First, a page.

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eng Automatic Translation

Gender aspect in art / gender theory

At all times, the ideas of a modern person about the existing structure of society, the way of life, including from the position of the gender situation, are formed through the prism of art. This means that the field of arts directly affects our understanding of gender and gender diversity.

The gender aspect in art captures, emphasizes, enhances and introduces gender-saturated images and values into the worldview of the spectators. With the help of artistic means, works of art reflect changes in gender relations or form an ideological environment for future changes.

In Belarus, this topic is represented rather poorly. This is due to the strengthening of conservative patriarchal tendencies on the part of the government in the field of gender relations, the female role and the family, as well as a decrease in the importance of critical analysis.

A great contribution to the development of the topic of gender in Belarus was made by the Center for Gender Studies at the European Humanities University in Minsk. The Center for Gender Studies is a community of researchers and activists who see gender studies not only as a field of knowledge, but also as a social catalyst for general change. The Center organized a series of conferences, seminars, trainings and courses; published several books, thematic volumes of magazines, calendars, conducted several research projects. The forced relocation of EHU to Vilnius (2005) did not affect the continuation of the center's activities, including research, education, and activist projects, both in Belarus and Lithuania.

In the nineties in Belarusian art there was a tendency to turn to the theme of spiritual and national revival, which in turn showed the female life scenario, as the role of mother and keeper of traditions. In particular, this is manifested in the use of biblical motifs, images of the Madonna, references to the family, childbearing. Examples of this trend of work: Alesya Marochkina "Mother of God Akhvyar of Charnobyl", "Palesskaya Madonna", Alesya Pushkin "Mother of Susvetu", "Patronka of the Vilenska Region".

At the same time, one can trace the direction of the use of nudity by artists in actions, which seemed to be a sign of progressiveness. The naked body (most often female) was literally a symbol of democracy and freedom, which later began to be criticized for objectification.

In the 2000s Belarusian art underwent an aesthetic and political transformation. Separate exhibition projects appear, the purpose of which is to problematize the existing social order, to think about gender habits, the boundaries of intimacy and the spectrum of sexualities.

In 2005 Minsk hosted a three-day international festival "Gender Route", founded by Irina Solomatina. The purpose of the project was spelled out as "a provocation on the topic of gender: intersexual relations, motherhood - parenthood and their rejection, violence and love, male and female." Within the framework of the event, such Belarusian artists as Olga Sazykina "Letters of Love", Artur Klinov "Tidbits of the World Artistic Heritage", Lyudmila Kalmaeva "Toilets" were exhibited. The "Gender Route" project has worked for more than ten years in the format of a festival, and today, within the framework of the launched book series, it unites the academic and artistic efforts of numerous participants in the "Feminist (art) criticism" project.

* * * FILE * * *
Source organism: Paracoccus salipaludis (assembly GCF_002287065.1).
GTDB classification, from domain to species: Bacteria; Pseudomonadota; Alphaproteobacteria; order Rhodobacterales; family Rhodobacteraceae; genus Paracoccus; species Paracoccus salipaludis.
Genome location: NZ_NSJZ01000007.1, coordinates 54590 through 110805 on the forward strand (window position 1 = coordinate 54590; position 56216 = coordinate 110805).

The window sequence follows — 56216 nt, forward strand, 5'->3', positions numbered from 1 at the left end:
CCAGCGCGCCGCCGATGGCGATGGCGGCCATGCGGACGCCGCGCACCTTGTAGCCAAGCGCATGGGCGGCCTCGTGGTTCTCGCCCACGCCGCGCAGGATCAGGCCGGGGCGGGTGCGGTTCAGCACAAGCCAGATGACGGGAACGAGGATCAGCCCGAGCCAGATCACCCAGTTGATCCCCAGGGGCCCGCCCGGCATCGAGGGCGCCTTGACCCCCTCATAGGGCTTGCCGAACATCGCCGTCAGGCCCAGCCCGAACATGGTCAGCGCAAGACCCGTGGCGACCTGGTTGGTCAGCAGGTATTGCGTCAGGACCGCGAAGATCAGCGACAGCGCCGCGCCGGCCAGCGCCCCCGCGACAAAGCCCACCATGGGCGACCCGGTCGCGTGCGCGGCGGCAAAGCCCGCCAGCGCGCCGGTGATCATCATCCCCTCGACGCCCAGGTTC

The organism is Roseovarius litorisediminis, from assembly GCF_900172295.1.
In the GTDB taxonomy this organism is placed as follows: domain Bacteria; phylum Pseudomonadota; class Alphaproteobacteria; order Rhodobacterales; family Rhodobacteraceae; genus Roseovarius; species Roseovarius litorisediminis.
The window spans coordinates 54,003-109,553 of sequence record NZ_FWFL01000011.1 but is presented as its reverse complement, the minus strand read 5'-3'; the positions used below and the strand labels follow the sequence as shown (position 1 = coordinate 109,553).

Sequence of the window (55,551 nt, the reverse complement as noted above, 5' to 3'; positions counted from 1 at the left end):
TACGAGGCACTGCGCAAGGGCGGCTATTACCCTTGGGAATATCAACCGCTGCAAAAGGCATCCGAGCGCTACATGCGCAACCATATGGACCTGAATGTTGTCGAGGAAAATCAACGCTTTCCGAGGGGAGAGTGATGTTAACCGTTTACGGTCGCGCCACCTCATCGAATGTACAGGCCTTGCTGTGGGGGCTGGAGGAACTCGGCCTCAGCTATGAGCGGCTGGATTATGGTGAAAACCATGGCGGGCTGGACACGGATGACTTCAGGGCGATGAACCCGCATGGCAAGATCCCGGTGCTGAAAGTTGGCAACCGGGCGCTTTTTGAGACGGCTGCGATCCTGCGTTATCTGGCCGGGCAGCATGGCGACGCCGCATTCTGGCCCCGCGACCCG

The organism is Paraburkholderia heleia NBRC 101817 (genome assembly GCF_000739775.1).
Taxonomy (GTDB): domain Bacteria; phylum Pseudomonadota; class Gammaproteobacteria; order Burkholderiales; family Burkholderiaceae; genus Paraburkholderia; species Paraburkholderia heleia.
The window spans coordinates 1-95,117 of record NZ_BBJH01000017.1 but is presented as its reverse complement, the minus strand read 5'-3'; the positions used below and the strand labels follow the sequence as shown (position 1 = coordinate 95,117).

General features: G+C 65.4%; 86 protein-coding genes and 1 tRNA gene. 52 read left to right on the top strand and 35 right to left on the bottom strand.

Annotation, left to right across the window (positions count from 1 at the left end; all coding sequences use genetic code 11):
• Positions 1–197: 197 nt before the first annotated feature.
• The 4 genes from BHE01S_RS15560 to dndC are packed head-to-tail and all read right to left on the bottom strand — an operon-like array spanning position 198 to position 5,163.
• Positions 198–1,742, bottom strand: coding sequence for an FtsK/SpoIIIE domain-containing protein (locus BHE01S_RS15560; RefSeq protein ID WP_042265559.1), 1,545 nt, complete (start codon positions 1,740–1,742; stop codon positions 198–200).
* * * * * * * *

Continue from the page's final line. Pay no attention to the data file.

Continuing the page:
In 2012, the Belarusian artist Antonina Slobodchikova in her project "Yano Tut" raises an important issue of the functioning of the image of a woman in popular culture, and also points out that Belarusian artists continue to live in an atmosphere of stereotypes about the impossibility of "female genius" and the secondary importance of "female" topics. The reaction to the artist's exhibition on Internet sites was ambiguous, which indicated the presence of problems in the perception and understanding of contemporary women's art projects. It continued to require a special explanation of its significance for the Belarusian art space.

"ХХУ" and "Fireplace Out" are two demonstration exhibitions that were held in Minsk in 2014. The topics of gender and sexual identity, incorporation or not incorporation into the social context were touched upon. On the Belarusian cultural scene, such events highlight the apparent silence around this kind of issue.

Over the past decades, the world and Belarus have made significant progress in the field of human rights and the promotion of gender equality in regions and countries. Most Belarusians demonstrate modern views, recognizing gender equality in various aspects in society: education, work, family, children, as well as the representation of women in power, management and business. It is impossible not to notice the contribution of the feminist movement and the emergence of open queer theories, which is an important part of the theory of gender diversity.

It is worth noting that in recent years a culture of empathy, acceptance, new ethics and gender diversity has been growing in Belarus, which positively affects the acceptance of gender equality among Belarusians. But cultural and social life is still within the traditional framework of understanding gender variation. The existence of a few existing projects indicates a gradual change in the understanding of intergender relations, however, the belief in gender differences is part of cultural myths and ideologies inherent not only in art history, but also in wider social contexts.